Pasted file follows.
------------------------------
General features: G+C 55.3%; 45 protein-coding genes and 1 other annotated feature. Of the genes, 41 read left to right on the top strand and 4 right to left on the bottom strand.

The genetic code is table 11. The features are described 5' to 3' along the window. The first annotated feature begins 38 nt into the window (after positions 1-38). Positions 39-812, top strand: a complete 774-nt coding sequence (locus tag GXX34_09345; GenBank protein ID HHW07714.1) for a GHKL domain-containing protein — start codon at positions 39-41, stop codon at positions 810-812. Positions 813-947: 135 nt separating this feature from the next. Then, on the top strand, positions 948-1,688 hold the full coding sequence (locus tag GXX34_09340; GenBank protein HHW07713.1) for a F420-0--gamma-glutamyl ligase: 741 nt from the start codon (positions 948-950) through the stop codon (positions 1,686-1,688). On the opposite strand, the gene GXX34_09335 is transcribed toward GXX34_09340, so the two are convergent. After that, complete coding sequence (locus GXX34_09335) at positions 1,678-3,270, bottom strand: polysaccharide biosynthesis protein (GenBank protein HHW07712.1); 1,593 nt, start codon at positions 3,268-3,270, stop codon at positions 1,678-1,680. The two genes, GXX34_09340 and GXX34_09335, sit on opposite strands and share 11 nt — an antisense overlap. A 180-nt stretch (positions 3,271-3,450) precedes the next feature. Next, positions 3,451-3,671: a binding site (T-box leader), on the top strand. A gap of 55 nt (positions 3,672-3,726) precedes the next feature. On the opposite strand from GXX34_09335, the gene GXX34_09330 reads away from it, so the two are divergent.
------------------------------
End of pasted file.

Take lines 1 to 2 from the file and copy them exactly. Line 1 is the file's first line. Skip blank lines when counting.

General features: G+C 55.3%; 45 protein-coding genes and 1 other annotated feature. Of the genes, 41 read left to right on the top strand and 4 right to left on the bottom strand.

The genetic code is table 11. The features are described 5' to 3' along the window. The first annotated feature begins 38 nt into the window (after positions 1-38). Positions 39-812, top strand: a complete 774-nt coding sequence (locus tag GXX34_09345; GenBank protein ID HHW07714.1) for a GHKL domain-containing protein — start codon at positions 39-41, stop codon at positions 810-812. Positions 813-947: 135 nt separating this feature from the next. Then, on the top strand, positions 948-1,688 hold the full coding sequence (locus tag GXX34_09340; GenBank protein HHW07713.1) for a F420-0--gamma-glutamyl ligase: 741 nt from the start codon (positions 948-950) through the stop codon (positions 1,686-1,688). On the opposite strand, the gene GXX34_09335 is transcribed toward GXX34_09340, so the two are convergent. After that, complete coding sequence (locus GXX34_09335) at positions 1,678-3,270, bottom strand: polysaccharide biosynthesis protein (GenBank protein HHW07712.1); 1,593 nt, start codon at positions 3,268-3,270, stop codon at positions 1,678-1,680. The two genes, GXX34_09340 and GXX34_09335, sit on opposite strands and share 11 nt — an antisense overlap. A 180-nt stretch (positions 3,271-3,450) precedes the next feature. Next, positions 3,451-3,671: a binding site (T-box leader), on the top strand. A gap of 55 nt (positions 3,672-3,726) precedes the next feature. On the opposite strand from GXX34_09335, the gene GXX34_09330 reads away from it, so the two are divergent.